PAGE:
I was so thirsty. So tired I cried as I trekked through the hot sand that seemed nothing less than an insult at the time. We’d hiked nine miles into the Canyon and had just one mile to go but it felt like another 10.
Worse yet, I could actually *hear* the water. Taunting and teasing me. Letting me know it was right there, just out of reach.
I sobbed and stumbled. He grabbed my hand and walked alongside me, pulling me to the finish line. I was tired. I was done. I didn’t want to do this anymore. But there was no other way than forward and he was right there with me.
So along we trudged, until we caught sight of this. In the desert. In an instant, our skin was saturated with moist air. Our eyes delighted with sight and our ears blaring with the roar of Mother Nature in her rawest beauty.
We’d known it was there all along and yet it still came as a glorious surprise.
Drowning. Funneling. Spiraling out of control. Down the tubes I go.
This is something that happens to other people, not me.
I’m highly self-aware. I go to counseling. I write about my feelings. I am immune.
Or am I?
How far down must we go before we reach out for help?
I hit my lowest point a few weeks ago, when at 1 AM, I looked out to the water and wondered what would happen if I just slipped in quietly, and disappeared.
It’s hard to admit, even harder to type, but that thought went through my sleep-deprived brain. Followed immediately by the remaining tiny fragments of my healthy mind reminding me that by doing so, I was only transferring my hurt and pain to my loved ones.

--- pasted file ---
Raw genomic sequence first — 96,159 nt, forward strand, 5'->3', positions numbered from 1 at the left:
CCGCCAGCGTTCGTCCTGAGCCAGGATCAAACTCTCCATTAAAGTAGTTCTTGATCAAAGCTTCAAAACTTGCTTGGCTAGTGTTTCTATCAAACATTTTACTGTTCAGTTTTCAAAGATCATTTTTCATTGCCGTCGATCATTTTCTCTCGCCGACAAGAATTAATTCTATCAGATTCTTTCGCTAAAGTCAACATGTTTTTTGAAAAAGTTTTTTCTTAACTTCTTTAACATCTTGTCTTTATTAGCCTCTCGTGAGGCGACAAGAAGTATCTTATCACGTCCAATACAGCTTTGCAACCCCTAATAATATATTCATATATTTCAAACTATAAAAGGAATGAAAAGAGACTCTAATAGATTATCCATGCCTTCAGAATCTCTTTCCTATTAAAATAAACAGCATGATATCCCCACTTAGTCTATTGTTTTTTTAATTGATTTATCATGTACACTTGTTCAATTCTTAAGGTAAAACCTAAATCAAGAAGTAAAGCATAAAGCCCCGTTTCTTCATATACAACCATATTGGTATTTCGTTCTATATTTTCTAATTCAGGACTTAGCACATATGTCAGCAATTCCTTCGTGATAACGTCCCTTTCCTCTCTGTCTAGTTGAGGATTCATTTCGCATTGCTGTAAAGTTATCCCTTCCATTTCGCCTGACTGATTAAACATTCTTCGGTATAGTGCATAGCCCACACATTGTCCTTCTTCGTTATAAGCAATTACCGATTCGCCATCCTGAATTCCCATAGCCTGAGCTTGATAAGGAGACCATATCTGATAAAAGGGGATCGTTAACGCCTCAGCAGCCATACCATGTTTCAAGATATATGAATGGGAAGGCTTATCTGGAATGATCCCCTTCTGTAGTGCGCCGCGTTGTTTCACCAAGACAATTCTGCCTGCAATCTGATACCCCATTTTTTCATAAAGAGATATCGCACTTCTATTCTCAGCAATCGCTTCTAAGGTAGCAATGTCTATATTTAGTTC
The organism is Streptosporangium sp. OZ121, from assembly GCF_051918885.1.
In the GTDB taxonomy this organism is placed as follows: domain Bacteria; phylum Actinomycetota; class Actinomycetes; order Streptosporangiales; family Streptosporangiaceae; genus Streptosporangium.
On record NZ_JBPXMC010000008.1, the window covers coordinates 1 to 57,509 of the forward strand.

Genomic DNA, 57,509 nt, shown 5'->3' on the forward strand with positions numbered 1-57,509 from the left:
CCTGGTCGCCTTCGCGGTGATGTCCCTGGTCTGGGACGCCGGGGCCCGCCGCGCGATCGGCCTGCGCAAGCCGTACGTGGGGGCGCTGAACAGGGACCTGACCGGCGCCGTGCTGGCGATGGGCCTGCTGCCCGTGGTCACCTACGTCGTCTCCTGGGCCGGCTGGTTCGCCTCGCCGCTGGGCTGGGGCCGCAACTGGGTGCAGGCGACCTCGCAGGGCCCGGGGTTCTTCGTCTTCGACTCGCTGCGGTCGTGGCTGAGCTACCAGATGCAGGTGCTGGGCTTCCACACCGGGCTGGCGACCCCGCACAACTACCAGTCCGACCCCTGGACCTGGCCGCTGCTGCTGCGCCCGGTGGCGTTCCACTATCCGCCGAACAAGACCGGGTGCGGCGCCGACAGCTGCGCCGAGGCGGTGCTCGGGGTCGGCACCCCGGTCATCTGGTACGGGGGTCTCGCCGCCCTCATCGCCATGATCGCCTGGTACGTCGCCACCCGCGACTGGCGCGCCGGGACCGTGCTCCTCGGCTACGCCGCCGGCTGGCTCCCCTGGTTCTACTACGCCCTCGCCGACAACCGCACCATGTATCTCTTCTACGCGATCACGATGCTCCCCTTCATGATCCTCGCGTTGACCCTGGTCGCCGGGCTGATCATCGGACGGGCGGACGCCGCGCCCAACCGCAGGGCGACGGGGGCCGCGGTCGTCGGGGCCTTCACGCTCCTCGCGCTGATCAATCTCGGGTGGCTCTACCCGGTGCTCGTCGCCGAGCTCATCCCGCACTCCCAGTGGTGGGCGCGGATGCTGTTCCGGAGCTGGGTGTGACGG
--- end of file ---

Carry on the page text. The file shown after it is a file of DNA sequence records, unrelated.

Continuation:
So instead, I wrote. I typed out my deep, dark thoughts on a sticky note in my phone as I entered the fifth hour of non-existent sleep and waited for morning to come and save me.
How far must we go before we set aside our pride and shame and liberate ourselves by calling it what it is?
I’ve suffered in silence but now, I am reaching out. Recognizing I cannot do this alone. Holding the hands of others who suffer and holding onto those who lift me up as I sink.
Making it through breakfast. Making it to lunch. Making it to dinner. Through bedtime. Until Midnight. Repeating until I rise again, from my bed, from this darkness. Reclaiming my stride, my identity and my purpose as a writer, wife and mother.